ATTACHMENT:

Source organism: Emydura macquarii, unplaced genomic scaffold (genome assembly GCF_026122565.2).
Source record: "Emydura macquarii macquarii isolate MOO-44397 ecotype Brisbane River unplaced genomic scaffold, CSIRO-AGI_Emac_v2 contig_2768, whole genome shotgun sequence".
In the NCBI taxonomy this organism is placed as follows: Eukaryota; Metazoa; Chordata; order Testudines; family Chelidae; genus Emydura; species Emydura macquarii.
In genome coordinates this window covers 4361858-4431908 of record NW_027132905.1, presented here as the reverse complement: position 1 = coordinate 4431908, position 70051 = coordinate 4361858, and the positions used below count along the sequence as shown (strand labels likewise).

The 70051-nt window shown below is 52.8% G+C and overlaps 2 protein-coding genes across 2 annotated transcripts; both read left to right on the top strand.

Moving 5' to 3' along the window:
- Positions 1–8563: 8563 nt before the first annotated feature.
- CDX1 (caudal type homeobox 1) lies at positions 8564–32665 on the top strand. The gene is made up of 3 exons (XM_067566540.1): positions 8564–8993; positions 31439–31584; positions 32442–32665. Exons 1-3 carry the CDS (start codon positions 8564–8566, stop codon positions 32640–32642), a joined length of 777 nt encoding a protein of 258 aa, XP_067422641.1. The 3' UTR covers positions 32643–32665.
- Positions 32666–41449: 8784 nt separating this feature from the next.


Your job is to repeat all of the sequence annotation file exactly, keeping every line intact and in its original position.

Source organism: Emydura macquarii, unplaced genomic scaffold (genome assembly GCF_026122565.2).
Source record: "Emydura macquarii macquarii isolate MOO-44397 ecotype Brisbane River unplaced genomic scaffold, CSIRO-AGI_Emac_v2 contig_2768, whole genome shotgun sequence".
In the NCBI taxonomy this organism is placed as follows: Eukaryota; Metazoa; Chordata; order Testudines; family Chelidae; genus Emydura; species Emydura macquarii.
In genome coordinates this window covers 4361858-4431908 of record NW_027132905.1, presented here as the reverse complement: position 1 = coordinate 4431908, position 70051 = coordinate 4361858, and the positions used below count along the sequence as shown (strand labels likewise).

The 70051-nt window shown below is 52.8% G+C and overlaps 2 protein-coding genes across 2 annotated transcripts; both read left to right on the top strand.

Moving 5' to 3' along the window:
- Positions 1–8563: 8563 nt before the first annotated feature.
- CDX1 (caudal type homeobox 1) lies at positions 8564–32665 on the top strand. The gene is made up of 3 exons (XM_067566540.1): positions 8564–8993; positions 31439–31584; positions 32442–32665. Exons 1-3 carry the CDS (start codon positions 8564–8566, stop codon positions 32640–32642), a joined length of 777 nt encoding a protein of 258 aa, XP_067422641.1. The 3' UTR covers positions 32643–32665.
- Positions 32666–41449: 8784 nt separating this feature from the next.